Two orders of the Supreme Court on Tuesday seeking better accountability and transparency from the executive branch of government and the political parties that run them will have a salutary impact on the democratic processes, and hence must be welcomed. A bench headed by the Chief Justice of India has held that state governments would henceforth need the concurrence of the high court concerned if a criminal case registered against an MLA or an MP is withdrawn. In the other order, the Supreme Court has insisted its order of February 2020 that all parties disclose the details of the criminal cases against the candidates they put up for election within 48 hours of their selection; it fined eight parties for disobeying its order during the elections to the Bihar Assembly last year.
The executive has the power to drop cases with the concurrence of the court concerned but the Supreme Court was forced to intervene when the practice of governments withdrawing cases, even those of grave and heinous nature, crossed limits. It had little option but to act when faced with the fact that the Karnataka government withdrew about 60 cases booked against lawmakers, and the reports on the move by the Uttar Pradesh government to withdraw cases against MLAs accused in cases relating to Muzaffarnagar riots in which 65 persons were killed and around 40,000 persons were displaced. There is nothing to dramatic or fundamental about the Supreme Court order; cases, once filed, need the concurrence of the court concerned if they were to be dropped. The Supreme Court has now brought the high court into the scene, with the hope that the process will gain the seriousness it deserves.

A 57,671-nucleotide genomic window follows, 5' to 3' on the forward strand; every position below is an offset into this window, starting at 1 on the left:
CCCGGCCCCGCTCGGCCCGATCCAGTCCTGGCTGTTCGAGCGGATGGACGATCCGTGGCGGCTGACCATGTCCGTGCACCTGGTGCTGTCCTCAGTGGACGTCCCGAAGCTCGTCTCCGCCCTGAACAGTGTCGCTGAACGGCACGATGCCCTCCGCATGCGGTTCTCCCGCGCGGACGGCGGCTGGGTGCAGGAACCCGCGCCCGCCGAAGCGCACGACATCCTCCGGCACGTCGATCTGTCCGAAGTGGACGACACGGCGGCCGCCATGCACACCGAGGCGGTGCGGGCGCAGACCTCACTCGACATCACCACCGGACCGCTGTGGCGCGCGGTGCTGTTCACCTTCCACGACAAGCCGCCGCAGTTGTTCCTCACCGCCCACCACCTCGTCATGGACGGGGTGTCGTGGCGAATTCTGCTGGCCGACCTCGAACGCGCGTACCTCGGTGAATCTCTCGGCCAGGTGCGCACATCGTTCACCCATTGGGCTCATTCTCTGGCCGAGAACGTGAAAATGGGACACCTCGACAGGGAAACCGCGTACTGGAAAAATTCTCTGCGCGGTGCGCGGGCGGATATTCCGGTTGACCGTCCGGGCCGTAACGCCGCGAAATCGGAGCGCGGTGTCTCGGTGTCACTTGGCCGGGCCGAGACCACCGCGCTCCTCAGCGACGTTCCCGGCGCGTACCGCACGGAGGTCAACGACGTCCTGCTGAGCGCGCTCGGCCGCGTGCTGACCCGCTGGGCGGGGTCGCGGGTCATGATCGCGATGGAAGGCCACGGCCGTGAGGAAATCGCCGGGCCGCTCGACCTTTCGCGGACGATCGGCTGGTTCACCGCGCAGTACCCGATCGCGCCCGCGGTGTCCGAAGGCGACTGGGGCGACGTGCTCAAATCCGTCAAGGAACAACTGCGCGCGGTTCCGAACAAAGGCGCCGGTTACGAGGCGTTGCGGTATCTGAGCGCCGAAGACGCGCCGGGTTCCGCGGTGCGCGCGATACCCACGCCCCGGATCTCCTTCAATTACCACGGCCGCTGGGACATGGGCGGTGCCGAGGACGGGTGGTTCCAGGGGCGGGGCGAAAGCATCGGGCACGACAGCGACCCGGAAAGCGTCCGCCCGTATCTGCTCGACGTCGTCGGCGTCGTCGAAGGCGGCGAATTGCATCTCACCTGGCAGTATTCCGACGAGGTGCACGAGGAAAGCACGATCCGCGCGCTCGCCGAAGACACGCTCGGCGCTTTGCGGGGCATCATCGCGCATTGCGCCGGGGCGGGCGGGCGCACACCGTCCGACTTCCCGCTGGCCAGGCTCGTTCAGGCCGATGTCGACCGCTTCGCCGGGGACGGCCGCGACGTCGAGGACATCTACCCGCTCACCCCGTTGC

The order imposing fine on political parties for non-disclosure of details of criminal cases against their candidates will also have some salutary effect on the electoral process. The court insisted that defiance of its order be treated as contempt of court. Decriminalisation of the electoral process has been a long-term agenda of several institutions including the judiciary and Election
Commission of India but it has made little progress over the years. It is debatable if such institutions can prescribe conditions on those whom people want as their representatives, but the court has done the maximum it can — that the people will be informed of the antecedents of the contestants so that they can make an informed choice. This will put pressure on the political parties to come up with candidates who cannot be sunk by their own past.
The orders will have some redeeming effect in the minds of the people about the democratic processes and governance. Democracy is all about trust — the people elect their representatives as trustees to manage their affairs. Attempts by elected representatives to violate that trust by undermining or bypassing rule of law will have long-standing consequences, and hence must be discouraged. Political parties must realise that a change of government is no mandate to change the course of law. They must also realise that they ought to be transparent about the people who they present before voters to be their representatives. The judiciary can only do so much; ultimately it is for the political class to cleanse the system.